P.S. 130 The Parkside
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Diversity; rich arts programming
As Brooklyn has gentrified, many schools' enrollments have shifted from mostly working-class children of color to mostly white children of professionals. PS 130 is home to an experiment designed to preserve the racial balance for which the school is proud.
When the city proposed building a new school on the other side of Fort Hamilton Parkway, PS 130 parents were concerned that their community would be divided: One side of the parkway is mostly professional families, while the other side is mostly working-class. If the PS 130 attendance zone were cut in two, all the children from one group would go to one school; all the children from the other would go to the other.
So, with the help of their local city councilman and the Community Education Council, they came up with a plan: PS 130 would continue to serve all the children in the zone from Pre-K to 2nd grade. And, then when the new MS 839 building at 713 Caton Avenue opened in September 2015, grades 3-5 of PS 130 moved there.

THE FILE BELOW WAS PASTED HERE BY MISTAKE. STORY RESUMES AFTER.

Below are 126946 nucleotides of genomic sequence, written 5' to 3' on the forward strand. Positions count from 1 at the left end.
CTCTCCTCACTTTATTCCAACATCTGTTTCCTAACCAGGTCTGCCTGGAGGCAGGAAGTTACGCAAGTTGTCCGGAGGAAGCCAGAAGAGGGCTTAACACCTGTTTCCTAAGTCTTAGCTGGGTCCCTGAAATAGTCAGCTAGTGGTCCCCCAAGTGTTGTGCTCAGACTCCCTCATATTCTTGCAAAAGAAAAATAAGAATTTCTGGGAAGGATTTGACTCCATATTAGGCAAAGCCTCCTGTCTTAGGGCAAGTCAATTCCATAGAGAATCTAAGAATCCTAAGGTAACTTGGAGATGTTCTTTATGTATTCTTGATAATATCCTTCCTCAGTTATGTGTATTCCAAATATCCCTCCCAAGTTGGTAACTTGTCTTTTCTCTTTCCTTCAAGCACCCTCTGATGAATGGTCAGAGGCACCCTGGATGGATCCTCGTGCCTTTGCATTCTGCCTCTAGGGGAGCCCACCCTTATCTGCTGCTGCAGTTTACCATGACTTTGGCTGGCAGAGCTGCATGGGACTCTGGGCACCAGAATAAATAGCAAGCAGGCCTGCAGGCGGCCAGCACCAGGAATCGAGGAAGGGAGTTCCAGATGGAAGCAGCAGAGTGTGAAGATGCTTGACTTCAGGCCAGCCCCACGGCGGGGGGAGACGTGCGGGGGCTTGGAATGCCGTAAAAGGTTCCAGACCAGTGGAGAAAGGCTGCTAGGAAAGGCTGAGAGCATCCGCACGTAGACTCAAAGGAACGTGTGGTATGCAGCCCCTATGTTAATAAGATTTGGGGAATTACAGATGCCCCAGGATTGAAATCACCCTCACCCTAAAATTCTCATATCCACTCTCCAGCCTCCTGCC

"The grades and classes will remain diverse, all kids will benefit from the new facilities, and the school community will remain united," said city councilman Brad Lander, who backed the plan.
Many speak a language other than English at home, including Spanish, Cantonese, Haitian Creole, Urdu and Bengali. The administration has long worked hard to teach children of different groups to resolve conflicts peacefully.
As part of a program called the Morningside Center for Teaching Social Responsibility, children volunteer to be "mediators" who work with their peers to help them get along better.
SPECIAL EDUCATION: The school offers occupational and speech therapy and a resource room is staffed by a psychologist and guidance counselors. There is at least one Integrated Co-Teaching class on each grade. These classes mix children with disabilities and children in general education in one room, with two teachers, one certified in special education.Read more